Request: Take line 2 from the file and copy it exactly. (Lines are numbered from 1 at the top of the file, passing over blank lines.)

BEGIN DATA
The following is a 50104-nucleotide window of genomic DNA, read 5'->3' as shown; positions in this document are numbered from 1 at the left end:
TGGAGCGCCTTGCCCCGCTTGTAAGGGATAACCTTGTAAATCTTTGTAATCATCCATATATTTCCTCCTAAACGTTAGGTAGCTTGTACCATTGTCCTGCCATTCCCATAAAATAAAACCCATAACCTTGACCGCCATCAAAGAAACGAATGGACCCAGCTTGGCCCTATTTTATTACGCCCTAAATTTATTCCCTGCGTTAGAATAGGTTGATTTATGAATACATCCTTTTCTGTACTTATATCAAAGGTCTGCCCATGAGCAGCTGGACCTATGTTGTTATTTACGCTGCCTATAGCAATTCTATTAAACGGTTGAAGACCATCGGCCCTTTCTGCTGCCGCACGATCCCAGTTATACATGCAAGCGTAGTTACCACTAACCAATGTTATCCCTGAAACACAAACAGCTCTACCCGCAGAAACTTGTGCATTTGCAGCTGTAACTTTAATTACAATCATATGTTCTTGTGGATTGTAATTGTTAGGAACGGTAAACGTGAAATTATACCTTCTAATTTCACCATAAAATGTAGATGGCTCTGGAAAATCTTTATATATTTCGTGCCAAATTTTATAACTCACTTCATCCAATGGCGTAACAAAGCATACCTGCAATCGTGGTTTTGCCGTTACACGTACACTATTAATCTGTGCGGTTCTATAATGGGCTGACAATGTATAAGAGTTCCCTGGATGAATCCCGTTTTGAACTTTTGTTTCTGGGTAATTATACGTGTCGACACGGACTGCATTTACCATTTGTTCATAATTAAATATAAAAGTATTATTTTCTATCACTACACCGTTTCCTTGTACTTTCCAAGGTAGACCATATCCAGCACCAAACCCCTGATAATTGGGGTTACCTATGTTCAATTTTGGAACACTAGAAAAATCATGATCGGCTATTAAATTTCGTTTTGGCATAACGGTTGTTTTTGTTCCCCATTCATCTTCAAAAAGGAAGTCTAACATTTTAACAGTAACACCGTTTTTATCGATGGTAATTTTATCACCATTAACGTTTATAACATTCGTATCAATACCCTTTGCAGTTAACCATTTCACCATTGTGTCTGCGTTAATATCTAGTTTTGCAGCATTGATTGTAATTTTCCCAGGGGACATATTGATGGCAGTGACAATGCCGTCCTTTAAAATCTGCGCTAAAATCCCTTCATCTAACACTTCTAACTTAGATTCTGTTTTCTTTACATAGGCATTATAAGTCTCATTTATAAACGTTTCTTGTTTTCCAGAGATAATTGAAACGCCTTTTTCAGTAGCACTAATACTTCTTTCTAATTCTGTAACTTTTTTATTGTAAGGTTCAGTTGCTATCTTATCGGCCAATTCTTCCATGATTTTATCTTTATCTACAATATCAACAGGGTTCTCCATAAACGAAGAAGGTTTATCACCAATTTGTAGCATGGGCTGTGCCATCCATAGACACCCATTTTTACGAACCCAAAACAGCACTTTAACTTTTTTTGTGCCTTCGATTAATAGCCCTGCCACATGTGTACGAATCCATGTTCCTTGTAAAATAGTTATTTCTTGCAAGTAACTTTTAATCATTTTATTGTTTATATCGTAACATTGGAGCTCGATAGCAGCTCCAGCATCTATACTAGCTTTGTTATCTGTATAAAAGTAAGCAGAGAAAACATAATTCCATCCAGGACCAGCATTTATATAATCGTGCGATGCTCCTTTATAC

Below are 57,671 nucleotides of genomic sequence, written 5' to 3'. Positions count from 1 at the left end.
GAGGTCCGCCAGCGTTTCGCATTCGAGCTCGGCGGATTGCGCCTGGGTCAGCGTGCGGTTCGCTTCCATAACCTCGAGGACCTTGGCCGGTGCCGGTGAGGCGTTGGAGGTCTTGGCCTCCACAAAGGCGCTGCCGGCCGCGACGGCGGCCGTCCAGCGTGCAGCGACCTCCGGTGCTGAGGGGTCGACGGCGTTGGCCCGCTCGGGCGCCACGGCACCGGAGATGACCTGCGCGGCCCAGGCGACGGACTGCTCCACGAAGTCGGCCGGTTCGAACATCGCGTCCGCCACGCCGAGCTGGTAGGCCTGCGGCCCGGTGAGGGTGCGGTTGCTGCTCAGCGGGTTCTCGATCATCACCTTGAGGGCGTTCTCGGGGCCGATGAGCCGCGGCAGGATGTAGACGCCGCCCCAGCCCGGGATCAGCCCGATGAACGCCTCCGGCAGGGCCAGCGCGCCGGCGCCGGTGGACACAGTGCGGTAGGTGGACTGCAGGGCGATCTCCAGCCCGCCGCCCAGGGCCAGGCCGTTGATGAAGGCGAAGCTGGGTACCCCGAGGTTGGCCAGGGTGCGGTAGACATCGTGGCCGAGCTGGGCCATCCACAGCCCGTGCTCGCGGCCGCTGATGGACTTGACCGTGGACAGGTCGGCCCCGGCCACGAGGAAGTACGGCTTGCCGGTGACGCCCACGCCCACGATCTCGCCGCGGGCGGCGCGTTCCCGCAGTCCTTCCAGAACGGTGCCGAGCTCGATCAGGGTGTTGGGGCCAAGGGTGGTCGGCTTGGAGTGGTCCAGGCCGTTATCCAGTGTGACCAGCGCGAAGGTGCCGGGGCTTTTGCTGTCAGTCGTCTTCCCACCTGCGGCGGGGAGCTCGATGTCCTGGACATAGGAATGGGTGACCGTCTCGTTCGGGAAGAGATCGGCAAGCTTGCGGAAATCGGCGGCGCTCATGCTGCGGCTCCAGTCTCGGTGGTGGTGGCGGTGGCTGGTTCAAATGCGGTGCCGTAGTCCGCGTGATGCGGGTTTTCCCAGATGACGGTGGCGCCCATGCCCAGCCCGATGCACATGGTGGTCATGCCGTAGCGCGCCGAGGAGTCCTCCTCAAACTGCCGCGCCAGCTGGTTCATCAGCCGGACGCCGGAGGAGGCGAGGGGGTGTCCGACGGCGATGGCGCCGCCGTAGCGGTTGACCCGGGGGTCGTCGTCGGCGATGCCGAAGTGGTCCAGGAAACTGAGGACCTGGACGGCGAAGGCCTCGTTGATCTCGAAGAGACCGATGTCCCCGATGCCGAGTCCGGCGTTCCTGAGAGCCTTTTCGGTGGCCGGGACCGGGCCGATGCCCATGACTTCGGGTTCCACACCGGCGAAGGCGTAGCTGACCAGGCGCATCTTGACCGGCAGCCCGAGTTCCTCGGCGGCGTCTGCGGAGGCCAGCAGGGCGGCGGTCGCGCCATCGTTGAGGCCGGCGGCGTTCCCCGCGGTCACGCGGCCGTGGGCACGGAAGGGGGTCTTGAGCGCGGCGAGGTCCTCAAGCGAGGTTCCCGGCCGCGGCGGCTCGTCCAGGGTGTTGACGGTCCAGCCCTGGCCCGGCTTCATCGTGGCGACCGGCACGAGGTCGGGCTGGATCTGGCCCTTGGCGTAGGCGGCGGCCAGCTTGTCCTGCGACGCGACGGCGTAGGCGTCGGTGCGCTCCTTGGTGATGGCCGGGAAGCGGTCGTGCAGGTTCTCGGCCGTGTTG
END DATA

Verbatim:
TGGAGCGCCTTGCCCCGCTTGTAAGGGATAACCTTGTAAATCTTTGTAATCATCCATATATTTCCTCCTAAACGTTAGGTAGCTTGTACCATTGTCCTGCCATTCCCATAAAATAAAACCCATAACCTTGACCGCCATCAAAGAAACGAATGGACCCAGCTTGGCCCTATTTTATTACGCCCTAAATTTATTCCCTGCGTTAGAATAGGTTGATTTATGAATACATCCTTTTCTGTACTTATATCAAAGGTCTGCCCATGAGCAGCTGGACCTATGTTGTTATTTACGCTGCCTATAGCAATTCTATTAAACGGTTGAAGACCATCGGCCCTTTCTGCTGCCGCACGATCCCAGTTATACATGCAAGCGTAGTTACCACTAACCAATGTTATCCCTGAAACACAAACAGCTCTACCCGCAGAAACTTGTGCATTTGCAGCTGTAACTTTAATTACAATCATATGTTCTTGTGGATTGTAATTGTTAGGAACGGTAAACGTGAAATTATACCTTCTAATTTCACCATAAAATGTAGATGGCTCTGGAAAATCTTTATATATTTCGTGCCAAATTTTATAACTCACTTCATCCAATGGCGTAACAAAGCATACCTGCAATCGTGGTTTTGCCGTTACACGTACACTATTAATCTGTGCGGTTCTATAATGGGCTGACAATGTATAAGAGTTCCCTGGATGAATCCCGTTTTGAACTTTTGTTTCTGGGTAATTATACGTGTCGACACGGACTGCATTTACCATTTGTTCATAATTAAATATAAAAGTATTATTTTCTATCACTACACCGTTTCCTTGTACTTTCCAAGGTAGACCATATCCAGCACCAAACCCCTGATAATTGGGGTTACCTATGTTCAATTTTGGAACACTAGAAAAATCATGATCGGCTATTAAATTTCGTTTTGGCATAACGGTTGTTTTTGTTCCCCATTCATCTTCAAAAAGGAAGTCTAACATTTTAACAGTAACACCGTTTTTATCGATGGTAATTTTATCACCATTAACGTTTATAACATTCGTATCAATACCCTTTGCAGTTAACCATTTCACCATTGTGTCTGCGTTAATATCTAGTTTTGCAGCATTGATTGTAATTTTCCCAGGGGACATATTGATGGCAGTGACAATGCCGTCCTTTAAAATCTGCGCTAAAATCCCTTCATCTAACACTTCTAACTTAGATTCTGTTTTCTTTACATAGGCATTATAAGTCTCATTTATAAACGTTTCTTGTTTTCCAGAGATAATTGAAACGCCTTTTTCAGTAGCACTAATACTTCTTTCTAATTCTGTAACTTTTTTATTGTAAGGTTCAGTTGCTATCTTATCGGCCAATTCTTCCATGATTTTATCTTTATCTACAATATCAACAGGGTTCTCCATAAACGAAGAAGGTTTATCACCAATTTGTAGCATGGGCTGTGCCATCCATAGACACCCATTTTTACGAACCCAAAACAGCACTTTAACTTTTTTTGTGCCTTCGATTAATAGCCCTGCCACATGTGTACGAATCCATGTTCCTTGTAAAATAGTTATTTCTTGCAAGTAACTTTTAATCATTTTATTGTTTATATCGTAACATTGGAGCTCGATAGCAGCTCCAGCATCTATACTAGCTTTGTTATCTGTATAAAAGTAAGCAGAGAAAACATAATTCCATCCAGGACCAGCATTTATATAATCGTGCGATGCTCCTTTATAC